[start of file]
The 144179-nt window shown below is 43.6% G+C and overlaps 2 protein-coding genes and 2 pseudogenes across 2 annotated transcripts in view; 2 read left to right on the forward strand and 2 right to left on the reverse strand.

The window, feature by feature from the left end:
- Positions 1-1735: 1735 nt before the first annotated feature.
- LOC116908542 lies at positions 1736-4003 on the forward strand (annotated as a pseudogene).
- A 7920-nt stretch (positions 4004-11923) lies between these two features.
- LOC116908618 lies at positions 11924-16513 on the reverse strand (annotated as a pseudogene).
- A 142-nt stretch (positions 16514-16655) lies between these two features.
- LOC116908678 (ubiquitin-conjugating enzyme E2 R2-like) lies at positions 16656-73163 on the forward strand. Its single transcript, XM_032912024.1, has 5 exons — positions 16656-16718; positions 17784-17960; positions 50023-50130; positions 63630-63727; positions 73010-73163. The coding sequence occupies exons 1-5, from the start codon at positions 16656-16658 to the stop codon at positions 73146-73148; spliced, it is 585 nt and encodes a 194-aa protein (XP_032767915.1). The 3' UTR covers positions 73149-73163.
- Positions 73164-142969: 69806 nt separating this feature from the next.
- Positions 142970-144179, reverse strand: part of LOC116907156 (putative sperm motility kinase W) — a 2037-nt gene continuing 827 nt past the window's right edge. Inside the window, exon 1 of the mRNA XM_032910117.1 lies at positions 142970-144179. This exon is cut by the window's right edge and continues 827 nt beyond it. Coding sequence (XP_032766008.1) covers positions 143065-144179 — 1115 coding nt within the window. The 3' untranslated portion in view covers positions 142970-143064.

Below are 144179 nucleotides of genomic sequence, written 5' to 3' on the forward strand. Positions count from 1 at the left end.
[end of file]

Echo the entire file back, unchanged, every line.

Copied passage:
The 144179-nt window shown below is 43.6% G+C and overlaps 2 protein-coding genes and 2 pseudogenes across 2 annotated transcripts in view; 2 read left to right on the forward strand and 2 right to left on the reverse strand.

The window, feature by feature from the left end:
- Positions 1-1735: 1735 nt before the first annotated feature.
- LOC116908542 lies at positions 1736-4003 on the forward strand (annotated as a pseudogene).
- A 7920-nt stretch (positions 4004-11923) lies between these two features.
- LOC116908618 lies at positions 11924-16513 on the reverse strand (annotated as a pseudogene).
- A 142-nt stretch (positions 16514-16655) lies between these two features.
- LOC116908678 (ubiquitin-conjugating enzyme E2 R2-like) lies at positions 16656-73163 on the forward strand. Its single transcript, XM_032912024.1, has 5 exons — positions 16656-16718; positions 17784-17960; positions 50023-50130; positions 63630-63727; positions 73010-73163. The coding sequence occupies exons 1-5, from the start codon at positions 16656-16658 to the stop codon at positions 73146-73148; spliced, it is 585 nt and encodes a 194-aa protein (XP_032767915.1). The 3' UTR covers positions 73149-73163.
- Positions 73164-142969: 69806 nt separating this feature from the next.
- Positions 142970-144179, reverse strand: part of LOC116907156 (putative sperm motility kinase W) — a 2037-nt gene continuing 827 nt past the window's right edge. Inside the window, exon 1 of the mRNA XM_032910117.1 lies at positions 142970-144179. This exon is cut by the window's right edge and continues 827 nt beyond it. Coding sequence (XP_032766008.1) covers positions 143065-144179 — 1115 coding nt within the window. The 3' untranslated portion in view covers positions 142970-143064.

Below are 144179 nucleotides of genomic sequence, written 5' to 3' on the forward strand. Positions count from 1 at the left end.